Taking Woodstock is not what you might expect, but it remains beautifully realistic and skilfully composed.
There has been a lot of critics towards this film because woodstock left a (sometimes too) precise image in man’s memory. With time, Woodstock has become a symbol of an era when rebellious youth rose up alongside innovative music to defy common thoughts on war and sexual orientation. Today, we remember it as a period of emancipation for the western world, when the hunger for freedom and harmony was at a peak.
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This year is the festival’s 40th anniversary but Taking Woodstock is not so much of an hommage as we could have expected. That explains why Hollywood Reporter critic Kirk Honeycutt wrote “it’s a low-wattage film about a high-wattage event, which is somewhat disappointing.”
Sex, drugs and rocknroll are not the main focus in Ang Lee‘s film. Yet I didn’t feel Taking Woodstock was a disapointement. At least, Lee was original enough to surprise his viewers. Taking Woodstock is a comedy with an incredible realistic touch. Emile Hirsh (Into the Wild) is perfect in his role, Imelda Staunton (Vera Drake) is hilarious, and Demetri Martin makes a great debut.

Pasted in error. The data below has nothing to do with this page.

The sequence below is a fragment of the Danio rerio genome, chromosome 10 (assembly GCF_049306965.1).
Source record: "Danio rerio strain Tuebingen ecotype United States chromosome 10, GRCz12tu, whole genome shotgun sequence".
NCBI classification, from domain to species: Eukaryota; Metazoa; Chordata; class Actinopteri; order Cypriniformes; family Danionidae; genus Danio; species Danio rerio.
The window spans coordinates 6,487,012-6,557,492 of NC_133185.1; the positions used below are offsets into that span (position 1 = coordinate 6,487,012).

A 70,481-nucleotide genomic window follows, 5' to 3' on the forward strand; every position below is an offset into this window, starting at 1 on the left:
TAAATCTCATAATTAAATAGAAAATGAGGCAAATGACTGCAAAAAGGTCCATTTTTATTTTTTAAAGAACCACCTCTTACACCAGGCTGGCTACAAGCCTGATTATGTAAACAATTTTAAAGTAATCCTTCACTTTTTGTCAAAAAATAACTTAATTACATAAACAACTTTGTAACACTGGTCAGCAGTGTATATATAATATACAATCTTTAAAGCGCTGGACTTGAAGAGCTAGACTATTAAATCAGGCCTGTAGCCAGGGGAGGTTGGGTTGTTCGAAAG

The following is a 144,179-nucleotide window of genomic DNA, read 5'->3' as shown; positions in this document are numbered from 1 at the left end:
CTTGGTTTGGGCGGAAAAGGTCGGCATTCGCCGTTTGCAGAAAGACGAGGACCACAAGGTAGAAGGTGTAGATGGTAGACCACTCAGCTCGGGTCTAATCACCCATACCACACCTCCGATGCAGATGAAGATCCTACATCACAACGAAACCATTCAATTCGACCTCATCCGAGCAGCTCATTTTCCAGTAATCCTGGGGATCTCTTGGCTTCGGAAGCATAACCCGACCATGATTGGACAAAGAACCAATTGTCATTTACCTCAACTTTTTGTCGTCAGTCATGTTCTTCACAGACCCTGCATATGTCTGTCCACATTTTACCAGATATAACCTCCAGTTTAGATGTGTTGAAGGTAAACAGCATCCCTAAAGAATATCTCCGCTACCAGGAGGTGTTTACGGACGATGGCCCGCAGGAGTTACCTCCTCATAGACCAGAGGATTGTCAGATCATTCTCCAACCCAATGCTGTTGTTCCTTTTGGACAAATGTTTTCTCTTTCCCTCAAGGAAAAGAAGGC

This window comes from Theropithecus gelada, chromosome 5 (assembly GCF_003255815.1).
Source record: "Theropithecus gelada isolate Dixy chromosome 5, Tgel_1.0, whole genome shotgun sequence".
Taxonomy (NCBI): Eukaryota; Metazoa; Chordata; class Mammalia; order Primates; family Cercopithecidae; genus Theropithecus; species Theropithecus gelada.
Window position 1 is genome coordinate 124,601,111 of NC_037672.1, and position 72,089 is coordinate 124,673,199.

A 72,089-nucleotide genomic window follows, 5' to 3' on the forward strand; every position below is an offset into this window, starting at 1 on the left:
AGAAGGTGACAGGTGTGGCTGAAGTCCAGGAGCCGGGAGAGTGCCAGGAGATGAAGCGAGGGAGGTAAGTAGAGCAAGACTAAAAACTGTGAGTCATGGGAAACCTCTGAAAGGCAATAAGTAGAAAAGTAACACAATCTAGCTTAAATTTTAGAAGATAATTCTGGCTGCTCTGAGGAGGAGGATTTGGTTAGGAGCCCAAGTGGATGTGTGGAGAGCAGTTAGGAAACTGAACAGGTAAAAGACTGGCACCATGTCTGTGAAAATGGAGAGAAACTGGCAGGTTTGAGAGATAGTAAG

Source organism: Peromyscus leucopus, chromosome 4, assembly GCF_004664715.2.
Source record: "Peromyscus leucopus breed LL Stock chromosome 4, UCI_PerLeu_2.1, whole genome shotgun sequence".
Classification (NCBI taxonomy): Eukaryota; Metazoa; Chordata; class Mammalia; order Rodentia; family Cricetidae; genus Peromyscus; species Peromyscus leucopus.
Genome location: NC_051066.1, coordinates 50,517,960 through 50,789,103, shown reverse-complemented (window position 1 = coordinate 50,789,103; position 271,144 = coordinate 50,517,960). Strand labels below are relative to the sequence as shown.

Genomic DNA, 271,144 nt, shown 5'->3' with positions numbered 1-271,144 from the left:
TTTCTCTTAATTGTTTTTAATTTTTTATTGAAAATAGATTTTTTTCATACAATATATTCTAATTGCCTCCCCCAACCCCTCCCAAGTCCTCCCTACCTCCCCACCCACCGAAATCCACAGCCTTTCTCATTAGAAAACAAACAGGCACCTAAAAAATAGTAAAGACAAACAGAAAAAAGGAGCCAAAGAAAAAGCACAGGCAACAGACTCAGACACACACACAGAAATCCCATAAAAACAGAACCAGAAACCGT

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Although you won’t hear Hendrix’ guitar reefs, the atmosphere and moods of the period still feels quite well transcribed. Taking Woodstock might not be an acid trip, but it’s a true life experience on the path of growth and self-awareness.
My verdict: Interesting, funny and worth seeing.